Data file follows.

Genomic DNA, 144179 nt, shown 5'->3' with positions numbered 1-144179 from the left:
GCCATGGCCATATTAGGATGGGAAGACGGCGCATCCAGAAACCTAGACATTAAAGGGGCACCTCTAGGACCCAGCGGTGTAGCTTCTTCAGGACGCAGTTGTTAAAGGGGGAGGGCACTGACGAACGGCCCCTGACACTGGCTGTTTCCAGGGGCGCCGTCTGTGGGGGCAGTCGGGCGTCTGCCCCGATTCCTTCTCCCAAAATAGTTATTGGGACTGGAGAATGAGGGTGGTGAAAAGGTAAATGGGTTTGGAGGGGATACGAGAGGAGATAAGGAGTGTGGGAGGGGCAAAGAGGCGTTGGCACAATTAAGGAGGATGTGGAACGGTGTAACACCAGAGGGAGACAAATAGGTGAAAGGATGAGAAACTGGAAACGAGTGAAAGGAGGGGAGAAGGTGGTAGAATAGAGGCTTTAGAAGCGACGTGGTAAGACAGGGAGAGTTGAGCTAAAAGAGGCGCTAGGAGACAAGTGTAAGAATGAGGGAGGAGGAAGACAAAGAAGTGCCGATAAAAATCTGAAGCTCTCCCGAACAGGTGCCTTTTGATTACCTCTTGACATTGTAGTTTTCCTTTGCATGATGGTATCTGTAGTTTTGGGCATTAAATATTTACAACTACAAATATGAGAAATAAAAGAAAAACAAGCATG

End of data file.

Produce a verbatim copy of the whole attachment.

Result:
Genomic DNA, 144179 nt, shown 5'->3' with positions numbered 1-144179 from the left:
GCCATGGCCATATTAGGATGGGAAGACGGCGCATCCAGAAACCTAGACATTAAAGGGGCACCTCTAGGACCCAGCGGTGTAGCTTCTTCAGGACGCAGTTGTTAAAGGGGGAGGGCACTGACGAACGGCCCCTGACACTGGCTGTTTCCAGGGGCGCCGTCTGTGGGGGCAGTCGGGCGTCTGCCCCGATTCCTTCTCCCAAAATAGTTATTGGGACTGGAGAATGAGGGTGGTGAAAAGGTAAATGGGTTTGGAGGGGATACGAGAGGAGATAAGGAGTGTGGGAGGGGCAAAGAGGCGTTGGCACAATTAAGGAGGATGTGGAACGGTGTAACACCAGAGGGAGACAAATAGGTGAAAGGATGAGAAACTGGAAACGAGTGAAAGGAGGGGAGAAGGTGGTAGAATAGAGGCTTTAGAAGCGACGTGGTAAGACAGGGAGAGTTGAGCTAAAAGAGGCGCTAGGAGACAAGTGTAAGAATGAGGGAGGAGGAAGACAAAGAAGTGCCGATAAAAATCTGAAGCTCTCCCGAACAGGTGCCTTTTGATTACCTCTTGACATTGTAGTTTTCCTTTGCATGATGGTATCTGTAGTTTTGGGCATTAAATATTTACAACTACAAATATGAGAAATAAAAGAAAAACAAGCATG